Silver Donald Cameron

Farewell, Poirier’s Garage

August 22, 2010

Clem McDonald built the service station in D’Escousse soon after the Second World War, in his father’s front yard. His wife Madeleine ran a hair-dressing salon in a little trailer nearby. Bless their memories; they were lovely people.

In 1952, Lauchie Poirier bought the garage for his son Russell, a trained mechanic who was working in Sydney. Russell came home, cut some trees, hauled them to the sawmill, built a house, married and settled down. After raising two girls and two boys, Russell and Mary are in that house yet.

Russell was soon joined by his younger brother Claude, an auto-body virtuoso. Claude bought a tiny house across the road, cut some trees, milled them, and extended his house up, backwards and sideways. The house was built over a swampy dimple in the bedrock. Claude thought to improve the drainage by splitting the bedrock. He placed a charge of dynamite in the basement, covered it with explosive matting, and set it off. The house jumped. The windows blew out. Sandra’s hair turned white. The drainage was magnificent.

After raising four girls and a boy, Claude and Sandra are in that house yet.

The service station had two bays, a tiny stockroom, a terrifying toilet, a minuscule office. The bay with the pit was Russell’s. The bay with the solid concrete floor was Claude’s. The garage became the men’s social centre in D’Escousse. Just like the Halifax Club.

Between them, Russell and Claude could fix anything from a broken cylinder head to a broken heart. I once took Claude my geriatric Volvo, lacy with rust. Could we get one more year out of it? A month later, Claude had patched it up with sheet metal, pop rivets, tar, roofing shingles and other improbable materials. From a moderate distance, the car looked good.

“Used half the ductwork in the house,” Claude said proudly. And did we get another year of life for it? Claude pursed his lips and smiled.

“I think we got two,” he said.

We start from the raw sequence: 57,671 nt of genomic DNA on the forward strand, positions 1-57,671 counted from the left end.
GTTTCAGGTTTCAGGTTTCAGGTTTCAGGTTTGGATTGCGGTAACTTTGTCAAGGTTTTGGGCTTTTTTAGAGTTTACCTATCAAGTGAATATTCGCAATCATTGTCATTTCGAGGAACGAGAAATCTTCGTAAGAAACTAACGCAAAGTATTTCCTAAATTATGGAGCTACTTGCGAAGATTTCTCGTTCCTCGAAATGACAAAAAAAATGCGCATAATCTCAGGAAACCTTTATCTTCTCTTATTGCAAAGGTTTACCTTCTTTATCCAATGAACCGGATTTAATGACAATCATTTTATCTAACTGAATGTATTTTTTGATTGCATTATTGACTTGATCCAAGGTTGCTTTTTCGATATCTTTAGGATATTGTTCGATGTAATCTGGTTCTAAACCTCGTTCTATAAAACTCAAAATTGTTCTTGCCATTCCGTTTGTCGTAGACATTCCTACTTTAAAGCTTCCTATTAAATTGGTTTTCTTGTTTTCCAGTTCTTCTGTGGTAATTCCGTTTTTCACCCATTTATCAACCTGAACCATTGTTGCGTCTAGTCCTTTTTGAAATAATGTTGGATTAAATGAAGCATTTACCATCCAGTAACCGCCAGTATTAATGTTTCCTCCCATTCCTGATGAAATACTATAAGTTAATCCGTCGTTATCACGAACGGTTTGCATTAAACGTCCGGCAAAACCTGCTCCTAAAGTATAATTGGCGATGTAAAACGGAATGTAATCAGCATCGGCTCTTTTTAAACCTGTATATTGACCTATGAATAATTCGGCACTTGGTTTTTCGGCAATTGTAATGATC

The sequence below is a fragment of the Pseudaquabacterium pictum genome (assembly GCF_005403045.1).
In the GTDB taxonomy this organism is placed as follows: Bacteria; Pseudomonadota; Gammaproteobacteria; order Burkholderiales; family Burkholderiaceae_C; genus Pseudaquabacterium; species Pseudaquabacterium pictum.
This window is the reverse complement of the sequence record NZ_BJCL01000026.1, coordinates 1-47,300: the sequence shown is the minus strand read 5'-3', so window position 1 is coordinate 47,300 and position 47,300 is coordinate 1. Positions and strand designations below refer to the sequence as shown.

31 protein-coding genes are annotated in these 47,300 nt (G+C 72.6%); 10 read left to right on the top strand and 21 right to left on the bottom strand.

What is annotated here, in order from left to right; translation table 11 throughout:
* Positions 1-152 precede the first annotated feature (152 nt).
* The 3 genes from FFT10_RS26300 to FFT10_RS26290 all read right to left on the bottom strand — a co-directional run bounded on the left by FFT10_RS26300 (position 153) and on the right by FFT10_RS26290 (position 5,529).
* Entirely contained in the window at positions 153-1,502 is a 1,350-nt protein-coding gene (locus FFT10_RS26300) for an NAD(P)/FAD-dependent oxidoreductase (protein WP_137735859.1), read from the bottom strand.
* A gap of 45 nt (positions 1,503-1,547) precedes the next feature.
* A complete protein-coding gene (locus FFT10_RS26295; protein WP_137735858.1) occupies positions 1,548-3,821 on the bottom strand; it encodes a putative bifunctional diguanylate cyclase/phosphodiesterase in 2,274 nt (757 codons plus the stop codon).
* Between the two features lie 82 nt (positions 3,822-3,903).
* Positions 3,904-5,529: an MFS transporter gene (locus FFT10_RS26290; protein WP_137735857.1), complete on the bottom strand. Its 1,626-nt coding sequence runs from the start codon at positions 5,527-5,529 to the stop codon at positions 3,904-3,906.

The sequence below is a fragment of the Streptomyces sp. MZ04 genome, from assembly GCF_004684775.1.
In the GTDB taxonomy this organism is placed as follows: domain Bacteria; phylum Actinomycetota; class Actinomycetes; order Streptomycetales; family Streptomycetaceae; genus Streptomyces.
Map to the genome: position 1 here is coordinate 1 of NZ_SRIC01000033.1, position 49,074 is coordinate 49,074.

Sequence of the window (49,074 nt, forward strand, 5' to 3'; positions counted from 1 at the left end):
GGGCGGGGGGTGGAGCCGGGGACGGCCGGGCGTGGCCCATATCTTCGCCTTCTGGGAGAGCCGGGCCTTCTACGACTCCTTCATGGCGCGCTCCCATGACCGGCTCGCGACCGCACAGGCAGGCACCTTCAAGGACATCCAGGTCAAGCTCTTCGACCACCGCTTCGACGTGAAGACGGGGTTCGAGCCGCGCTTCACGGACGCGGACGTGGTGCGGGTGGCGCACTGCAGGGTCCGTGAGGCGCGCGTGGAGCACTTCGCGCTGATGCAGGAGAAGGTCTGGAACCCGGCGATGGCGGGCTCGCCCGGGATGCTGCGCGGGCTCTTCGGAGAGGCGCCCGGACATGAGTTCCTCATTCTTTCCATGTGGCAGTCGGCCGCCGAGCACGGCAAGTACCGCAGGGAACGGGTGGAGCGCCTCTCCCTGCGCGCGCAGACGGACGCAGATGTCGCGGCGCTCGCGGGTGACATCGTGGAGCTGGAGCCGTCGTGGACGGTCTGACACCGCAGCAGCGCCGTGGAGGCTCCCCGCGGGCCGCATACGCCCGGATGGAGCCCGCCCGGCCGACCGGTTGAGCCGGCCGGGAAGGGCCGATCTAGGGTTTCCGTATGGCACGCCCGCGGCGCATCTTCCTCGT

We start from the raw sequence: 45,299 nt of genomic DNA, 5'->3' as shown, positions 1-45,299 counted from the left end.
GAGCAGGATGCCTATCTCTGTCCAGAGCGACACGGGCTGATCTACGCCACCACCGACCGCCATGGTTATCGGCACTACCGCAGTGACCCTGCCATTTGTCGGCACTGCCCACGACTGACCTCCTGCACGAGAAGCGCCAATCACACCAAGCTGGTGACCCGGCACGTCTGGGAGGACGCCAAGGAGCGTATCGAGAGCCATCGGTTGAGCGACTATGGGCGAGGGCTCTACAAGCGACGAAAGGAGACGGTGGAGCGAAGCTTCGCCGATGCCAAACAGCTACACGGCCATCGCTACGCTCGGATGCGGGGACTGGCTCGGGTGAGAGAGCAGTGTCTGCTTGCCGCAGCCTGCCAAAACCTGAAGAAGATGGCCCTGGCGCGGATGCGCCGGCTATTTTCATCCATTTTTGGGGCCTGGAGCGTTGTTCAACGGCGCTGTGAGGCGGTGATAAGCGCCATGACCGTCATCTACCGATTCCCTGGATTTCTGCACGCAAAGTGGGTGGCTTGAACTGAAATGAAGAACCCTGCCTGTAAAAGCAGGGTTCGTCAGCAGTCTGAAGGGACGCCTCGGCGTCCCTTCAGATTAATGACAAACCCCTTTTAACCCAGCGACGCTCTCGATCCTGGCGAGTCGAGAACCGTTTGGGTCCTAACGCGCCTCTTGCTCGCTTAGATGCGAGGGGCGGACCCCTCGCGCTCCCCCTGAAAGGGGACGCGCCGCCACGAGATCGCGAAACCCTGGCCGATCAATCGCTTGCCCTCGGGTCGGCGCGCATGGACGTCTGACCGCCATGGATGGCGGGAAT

Russell and Claude never had much money, but they had a wonderful life. I don’t think they ever charged more than $10 an hour. They both owned big, brutal old Jeep pick-up trucks that would haul anything — trailers, stumps, boats, you name it — and they kept them going with the same skills that saved the Volvo. Claude drove a school bus. They foraged for clams, fished for mackerel, cut their own firewood, raised chickens and turkeys, planted extensive gardens. In the great rural phrase, they put together “enough to get by.”

In fact, they lived very rich lives, at the swirling heart of the village, connected to everyone, an essential part of their neighbours’ lives. In an emergency, Claude would spring from his bed at 3:00 AM and pump a tank of gas for you — and on credit, too. When my car needed service, I walked over and gave Russell the keys. When he was ready, he took the car from my driveway, did the work, and drove it back. I paid him whenever I got around to it. Customer service? You never saw anything like it.

At various times both Poiriers owned pleasure boats. I once came by the garage and found a big new shed beside the building, a new addition to Claude’s matchless collection of sheds. It had come from a lighthouse on an offshore island. Claude bought it from the federal government, filled it with oil drums and saplings, floated it home and dragged it up to the garage.

On another occasion, the boys created a snowmobile from miscellaneous salvaged parts — Skidoo, Arctic Cat, Polaris, whatever. So what make of snowmobile was it? Claude shrugged eloquently, cast his eye around the shop, spotted a nameplate, and screwed it on the snowmobile.

Electrolux.

Russell quit in 2004, at 72. Claude painted a few more cars and then stopped. The garage slowly crumbled. It became an eyesore bulging with memories. Last month, an excavator dropped its bucket through the roof, tore it apart and spread earth over the spot. Gone.

If you listen closely, though, I swear you can still hear the echoes of tall tales and tears, lies and laughter, the warm echoes of human fellowship.

– 30 —

Silver Donald Cameron is host and executive producer of the environmental web site www.TheGreenInterview.com. His new book, A Million Futures: The Remarkable Legacy of the Canada Millennium Scholarship Foundation, will be published by Douglas and McIntyre next month.

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